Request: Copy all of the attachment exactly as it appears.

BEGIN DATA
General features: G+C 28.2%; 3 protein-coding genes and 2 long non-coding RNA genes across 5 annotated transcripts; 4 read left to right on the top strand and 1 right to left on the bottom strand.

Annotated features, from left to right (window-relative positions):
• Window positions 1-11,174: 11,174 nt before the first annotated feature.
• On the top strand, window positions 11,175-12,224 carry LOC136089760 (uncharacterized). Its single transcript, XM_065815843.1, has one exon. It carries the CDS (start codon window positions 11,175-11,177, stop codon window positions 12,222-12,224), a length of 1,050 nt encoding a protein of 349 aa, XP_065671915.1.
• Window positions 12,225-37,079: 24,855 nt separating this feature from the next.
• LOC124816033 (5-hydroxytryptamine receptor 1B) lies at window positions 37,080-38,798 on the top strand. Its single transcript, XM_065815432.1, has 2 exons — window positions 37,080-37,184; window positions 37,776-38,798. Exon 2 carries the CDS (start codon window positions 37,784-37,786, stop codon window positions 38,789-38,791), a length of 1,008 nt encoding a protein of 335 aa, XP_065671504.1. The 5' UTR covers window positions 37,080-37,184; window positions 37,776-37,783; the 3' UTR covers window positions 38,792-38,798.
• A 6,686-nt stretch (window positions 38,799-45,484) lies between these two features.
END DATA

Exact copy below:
General features: G+C 28.2%; 3 protein-coding genes and 2 long non-coding RNA genes across 5 annotated transcripts; 4 read left to right on the top strand and 1 right to left on the bottom strand.

Annotated features, from left to right (window-relative positions):
• Window positions 1-11,174: 11,174 nt before the first annotated feature.
• On the top strand, window positions 11,175-12,224 carry LOC136089760 (uncharacterized). Its single transcript, XM_065815843.1, has one exon. It carries the CDS (start codon window positions 11,175-11,177, stop codon window positions 12,222-12,224), a length of 1,050 nt encoding a protein of 349 aa, XP_065671915.1.
• Window positions 12,225-37,079: 24,855 nt separating this feature from the next.
• LOC124816033 (5-hydroxytryptamine receptor 1B) lies at window positions 37,080-38,798 on the top strand. Its single transcript, XM_065815432.1, has 2 exons — window positions 37,080-37,184; window positions 37,776-38,798. Exon 2 carries the CDS (start codon window positions 37,784-37,786, stop codon window positions 38,789-38,791), a length of 1,008 nt encoding a protein of 335 aa, XP_065671504.1. The 5' UTR covers window positions 37,080-37,184; window positions 37,776-37,783; the 3' UTR covers window positions 38,792-38,798.
• A 6,686-nt stretch (window positions 38,799-45,484) lies between these two features.